We need your input! | Transforming public utility boxes into works of art

Thursday Jul 16th, 2020

public boxes

Discovery Trail Update  | New Horizons


On Friday, June 26, the four artists participating in the Discovery Trail public art project (Jackie Quigley, Nick Warren, Brigette Davitt, and Scott Gladd) presented their preliminary concept proposals. The goal of this project is to create public art that communicates narratives related to the city, while also reinforcing Erie’s pedestrian scale.

The artist’s preliminary concepts have been approved by Erie Arts & Culture. The next step in the project is for the artists to present their concepts to a review panel, which includes representatives from the Erie Neighborhood Growth Partnership. After concepts are reviewed to the panel, final artwork will be provided to FASTSIGNS of Erie for production and installation.

The creation of the Discovery Trail is part of Erie Arts & Culture’s New Horizons initiative. Funding was provided in part by the Erie Community Foundation through a 2019 Shaping Tomorrow Grant.

Whose Story Should Be Told As Part of the Discovery Trail?

 

Brigette Davitt and Scott Gladd have been assigned eight utility boxes running along Parade Street, starting on East 6th and continuing up to East 14th. The team has also been assigned one box located at the intersection of Holland and East 6th. The artist team wants to dedicate their boxes to those individuals who have devoted themselves to Erie's historic East Side, with a particular focus on those persons who may not have been born in Erie but who chose to make Erie their home.

Two example nominees include:

James Franklin
Franklin’s Gem City Ice Cream Company - 118 E. 10th Street - 
At 15, James Franklin escaped enslavement from a Maryland plantation and fled to Canada. He arrived in Erie in 1866 and eventually founded the Gem City Ice Cream Company. Located on this spot for most of its almost 40-year existence, Franklin’s business sold popular confections throughout the city until about 1920.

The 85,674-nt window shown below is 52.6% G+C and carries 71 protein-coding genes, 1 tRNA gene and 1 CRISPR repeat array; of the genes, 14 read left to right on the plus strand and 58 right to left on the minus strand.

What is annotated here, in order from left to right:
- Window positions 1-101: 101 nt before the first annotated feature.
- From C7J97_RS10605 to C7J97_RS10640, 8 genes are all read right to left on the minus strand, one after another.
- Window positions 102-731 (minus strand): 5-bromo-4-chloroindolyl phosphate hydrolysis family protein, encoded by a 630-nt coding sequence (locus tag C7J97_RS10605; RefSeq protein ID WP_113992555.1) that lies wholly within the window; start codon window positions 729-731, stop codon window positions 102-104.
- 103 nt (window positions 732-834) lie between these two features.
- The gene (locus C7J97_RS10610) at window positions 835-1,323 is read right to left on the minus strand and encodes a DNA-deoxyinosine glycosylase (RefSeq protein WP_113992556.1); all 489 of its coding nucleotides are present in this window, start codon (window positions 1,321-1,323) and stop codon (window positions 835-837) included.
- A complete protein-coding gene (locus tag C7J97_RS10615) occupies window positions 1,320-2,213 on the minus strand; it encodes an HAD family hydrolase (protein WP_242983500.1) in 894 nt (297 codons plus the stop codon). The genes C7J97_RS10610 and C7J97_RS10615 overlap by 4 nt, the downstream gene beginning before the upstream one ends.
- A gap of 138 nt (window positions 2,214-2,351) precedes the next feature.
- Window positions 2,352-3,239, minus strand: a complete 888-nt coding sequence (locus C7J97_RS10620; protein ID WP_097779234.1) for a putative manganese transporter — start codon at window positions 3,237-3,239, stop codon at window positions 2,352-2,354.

Edward Kraus
Kraus Department Store  - 810 Parade Street - In 1886, Edward Kraus, a German immigrant whose family settled in Erie, built a small frame building at this spot, from which he operated the 5 & 10-cent General Merchandising Store. He was a pioneer in department store merchandising and early knowledge in that field provided a foothold for later expanding.

Do you know someone who would be a great candidate to honor through this public art project? Share your suggestions with Brigette and Scott! Please use the survey included below to nominate someone for consideration to be included in the Discovery Trail public art project!

Submit your nominations here!

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An example of public utility box artwork

In 2016, graphic designer Karen Kurycki was commissioned by the Cultural Council of Greater Jacksonville to produce designs that communicated Jacksonville’s historic contributions to the arts and entertainment, particularly in the field of music. These designs were installed on utility boxes in the city’s entertainment district.